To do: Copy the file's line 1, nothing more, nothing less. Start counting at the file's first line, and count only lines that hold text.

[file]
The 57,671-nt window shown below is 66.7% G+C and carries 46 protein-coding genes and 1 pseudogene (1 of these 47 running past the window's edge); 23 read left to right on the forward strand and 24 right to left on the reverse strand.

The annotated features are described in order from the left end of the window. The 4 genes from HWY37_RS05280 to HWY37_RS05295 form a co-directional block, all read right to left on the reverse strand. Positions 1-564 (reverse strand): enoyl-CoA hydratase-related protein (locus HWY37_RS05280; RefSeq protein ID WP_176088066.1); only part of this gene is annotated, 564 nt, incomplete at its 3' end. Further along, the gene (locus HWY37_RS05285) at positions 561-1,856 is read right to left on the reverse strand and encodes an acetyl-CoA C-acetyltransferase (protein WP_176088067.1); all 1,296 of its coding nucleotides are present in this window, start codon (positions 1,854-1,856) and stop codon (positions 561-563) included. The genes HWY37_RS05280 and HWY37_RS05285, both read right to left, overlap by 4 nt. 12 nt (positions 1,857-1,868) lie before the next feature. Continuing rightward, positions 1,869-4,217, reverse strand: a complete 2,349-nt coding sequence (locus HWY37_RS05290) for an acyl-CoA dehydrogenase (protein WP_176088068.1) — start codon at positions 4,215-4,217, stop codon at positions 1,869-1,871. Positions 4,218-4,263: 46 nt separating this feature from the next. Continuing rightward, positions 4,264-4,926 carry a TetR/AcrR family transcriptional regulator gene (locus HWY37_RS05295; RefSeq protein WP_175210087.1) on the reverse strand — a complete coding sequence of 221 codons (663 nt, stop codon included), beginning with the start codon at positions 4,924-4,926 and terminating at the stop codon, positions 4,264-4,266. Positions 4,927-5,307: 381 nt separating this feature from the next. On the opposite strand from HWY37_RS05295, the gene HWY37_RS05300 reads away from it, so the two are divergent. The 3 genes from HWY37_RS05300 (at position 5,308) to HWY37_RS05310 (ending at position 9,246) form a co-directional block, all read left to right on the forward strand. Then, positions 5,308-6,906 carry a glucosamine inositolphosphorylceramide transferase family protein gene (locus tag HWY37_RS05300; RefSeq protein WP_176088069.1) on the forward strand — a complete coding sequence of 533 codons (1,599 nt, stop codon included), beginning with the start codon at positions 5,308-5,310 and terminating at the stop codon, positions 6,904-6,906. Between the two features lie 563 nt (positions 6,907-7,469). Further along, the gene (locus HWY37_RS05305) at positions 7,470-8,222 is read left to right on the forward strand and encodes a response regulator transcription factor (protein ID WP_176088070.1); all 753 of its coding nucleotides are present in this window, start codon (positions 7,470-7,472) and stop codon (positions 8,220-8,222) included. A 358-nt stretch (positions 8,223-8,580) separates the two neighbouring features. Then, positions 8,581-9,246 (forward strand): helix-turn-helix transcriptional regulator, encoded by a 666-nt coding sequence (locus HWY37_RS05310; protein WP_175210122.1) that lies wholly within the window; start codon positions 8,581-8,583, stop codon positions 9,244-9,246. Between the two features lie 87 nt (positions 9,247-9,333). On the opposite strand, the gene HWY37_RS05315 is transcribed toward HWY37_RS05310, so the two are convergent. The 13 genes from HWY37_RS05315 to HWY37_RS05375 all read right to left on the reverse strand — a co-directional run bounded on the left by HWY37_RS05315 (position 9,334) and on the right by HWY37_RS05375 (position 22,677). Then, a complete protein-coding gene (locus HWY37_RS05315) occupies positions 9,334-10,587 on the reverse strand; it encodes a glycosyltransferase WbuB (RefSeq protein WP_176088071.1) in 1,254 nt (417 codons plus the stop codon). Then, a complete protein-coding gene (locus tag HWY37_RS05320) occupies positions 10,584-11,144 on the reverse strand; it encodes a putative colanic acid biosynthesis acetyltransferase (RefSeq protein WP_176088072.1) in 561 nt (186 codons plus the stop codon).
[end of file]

The 57,671-nt window shown below is 66.7% G+C and carries 46 protein-coding genes and 1 pseudogene (1 of these 47 running past the window's edge); 23 read left to right on the forward strand and 24 right to left on the reverse strand.